Guest Column | January 13, 2022

Designing Clinical Trials For Meaningful Patient Outcomes: 3 Lessons Learned

By Noreen Roth Henig, M.D., chief medical officer, Kezar Life Sciences


In drug development, we are always learning what we can do better. This is especially true when it comes to designing clinical trials. While novel drugs are designed and developed with patients in mind, it is increasingly important to ensure that patients understand how the new therapy will help them and how the burden of treatment justifies the benefit to them. Each time the clinical planning process is initiated there's an opportunity to re-learn that patients are truly individuals. Not only do patients with complex disease often respond differently to a new drug, but the individual’s experience of the new drug may also be different. What may present as a challenging impact of disease for some may not bother other patients. We are seeing an industry-wide trend in drug development that is personalized for the patient. Personalized gene therapies and cancer treatments can be target-specific, but consideration of individual experience is also a form of personalization. This trend can be at odds with regulatory bodies that desire the least amount of variability in patient populations when reviewing clinical trial designs. It’s understandable. Introducing variability makes data analysis much more complex. Industry and regulators can agree, though, that from a public health perspective, ultimately, we are trying to provide the most benefit to the greatest number of patients and this factors in to how we design clinical trials.

Balancing the needs of individual patients with providing benefit to the majority is just one part of the planning process when laying out a clinical trial design. At Kezar, we often begin by understanding the patient mindset first. Specifically, with patients who have aggressive chronic disease or a rare disease, our team starts by imagining what the patient profile might be. We ask, for example, what sort of treatments already exist and what they might wish their current medication was doing to manage their disease but is not. Why would it be prescribed, what reason would their physician give to take it, and what should they expect in terms of results and side effects? When starting a new treatment, patients want to understand how it will be administered and how long it might be until they see results.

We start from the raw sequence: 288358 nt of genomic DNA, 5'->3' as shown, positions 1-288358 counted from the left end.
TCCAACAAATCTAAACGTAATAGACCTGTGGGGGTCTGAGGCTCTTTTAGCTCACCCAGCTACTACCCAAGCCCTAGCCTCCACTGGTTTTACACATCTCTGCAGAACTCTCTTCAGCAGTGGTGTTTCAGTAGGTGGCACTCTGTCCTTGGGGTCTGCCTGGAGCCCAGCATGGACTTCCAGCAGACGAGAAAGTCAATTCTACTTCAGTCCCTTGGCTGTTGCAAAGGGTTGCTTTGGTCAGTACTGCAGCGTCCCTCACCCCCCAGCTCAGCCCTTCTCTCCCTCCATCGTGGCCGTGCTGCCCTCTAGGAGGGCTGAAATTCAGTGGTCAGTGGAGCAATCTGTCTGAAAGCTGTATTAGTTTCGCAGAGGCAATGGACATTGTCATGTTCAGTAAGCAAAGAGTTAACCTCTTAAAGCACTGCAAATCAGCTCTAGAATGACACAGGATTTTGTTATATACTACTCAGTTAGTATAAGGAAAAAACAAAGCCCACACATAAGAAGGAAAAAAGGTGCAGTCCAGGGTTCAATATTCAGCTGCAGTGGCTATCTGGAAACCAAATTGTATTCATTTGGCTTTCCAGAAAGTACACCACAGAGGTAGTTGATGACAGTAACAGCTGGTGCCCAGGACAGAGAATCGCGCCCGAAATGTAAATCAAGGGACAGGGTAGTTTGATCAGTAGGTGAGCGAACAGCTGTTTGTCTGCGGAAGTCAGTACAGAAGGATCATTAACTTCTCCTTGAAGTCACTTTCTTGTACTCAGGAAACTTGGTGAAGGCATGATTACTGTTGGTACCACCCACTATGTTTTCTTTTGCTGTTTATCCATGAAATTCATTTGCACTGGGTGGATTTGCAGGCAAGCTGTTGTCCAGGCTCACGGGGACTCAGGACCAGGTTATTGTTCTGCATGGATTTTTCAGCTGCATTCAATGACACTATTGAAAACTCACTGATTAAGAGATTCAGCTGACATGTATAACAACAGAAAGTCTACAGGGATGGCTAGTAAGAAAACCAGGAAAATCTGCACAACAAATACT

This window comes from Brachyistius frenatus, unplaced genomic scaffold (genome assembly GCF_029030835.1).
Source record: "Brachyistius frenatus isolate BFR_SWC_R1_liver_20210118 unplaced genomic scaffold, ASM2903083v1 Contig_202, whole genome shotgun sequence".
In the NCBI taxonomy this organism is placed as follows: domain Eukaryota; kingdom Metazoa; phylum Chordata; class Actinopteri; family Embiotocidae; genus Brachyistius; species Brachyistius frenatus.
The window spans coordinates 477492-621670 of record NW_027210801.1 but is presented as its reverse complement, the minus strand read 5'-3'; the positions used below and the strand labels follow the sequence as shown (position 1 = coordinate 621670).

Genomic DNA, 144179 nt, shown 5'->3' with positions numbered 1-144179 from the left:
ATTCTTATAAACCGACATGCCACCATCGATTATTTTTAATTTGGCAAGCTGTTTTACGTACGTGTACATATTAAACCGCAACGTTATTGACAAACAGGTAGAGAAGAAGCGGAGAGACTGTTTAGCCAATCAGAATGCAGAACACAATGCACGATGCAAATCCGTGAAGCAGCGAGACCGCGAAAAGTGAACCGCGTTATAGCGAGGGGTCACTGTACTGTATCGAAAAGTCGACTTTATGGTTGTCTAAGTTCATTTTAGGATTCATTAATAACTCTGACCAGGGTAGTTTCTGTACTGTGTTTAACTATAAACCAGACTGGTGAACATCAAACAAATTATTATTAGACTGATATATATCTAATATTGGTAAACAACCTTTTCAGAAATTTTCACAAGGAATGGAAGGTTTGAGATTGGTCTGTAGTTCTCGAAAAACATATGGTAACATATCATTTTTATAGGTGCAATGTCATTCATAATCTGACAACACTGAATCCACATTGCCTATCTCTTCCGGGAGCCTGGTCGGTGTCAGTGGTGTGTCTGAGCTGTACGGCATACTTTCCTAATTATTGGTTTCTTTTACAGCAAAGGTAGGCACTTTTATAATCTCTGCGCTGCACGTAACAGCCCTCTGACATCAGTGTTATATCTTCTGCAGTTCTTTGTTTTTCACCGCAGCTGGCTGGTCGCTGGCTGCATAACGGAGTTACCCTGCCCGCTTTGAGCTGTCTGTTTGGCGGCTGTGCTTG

1. Patients And Physicians Are Solving For Different Problems

But there’s another layer to this balancing act. In addition to the various needs of patients, we also have to address the greatest concerns expressed by physicians. Here’s a case in point. Before we initiated our Phase 2 lupus nephritis study, through our work with patient organizations we were able to hear almost directly from patients about their disease burden. For many patients with LN what bothers them most about their disease is fatigue, skin rashes, and the associated muscle and joint stiffness. Often LN affects young women who are trying to work and raise families, so they are very interested in treatments that can alleviate the impact LN has on day-to-day life. For physicians treating patients with LN, the priority is long-term health, and this means protecting the kidneys. The ultimate treatment goal is to keep patients off dialysis.

For a new treatment to meet the needs of both patients and physicians, we needed to study our drug’s ability to protect kidney health for the long term but also understand how it might address some of the more immediate disease impacts like fatigue, skin rash, and arthritis. Sometimes in clinical trials, you name the things easiest to measure – especially with diseases where every patient has a slightly different manifestation of the disease and people tend to experience it differently. We started by screening for trial participants who share commonality in the expression of their disease in order to demonstrate that the drug could make a meaningful difference. Knowing that a long-term devastating effect of LN is kidney failure, we set out to measure our drug’s ability to reduce protein in the urine, which is an indicator of kidney function and, fortunately, an objective endpoint that’s easy to measure.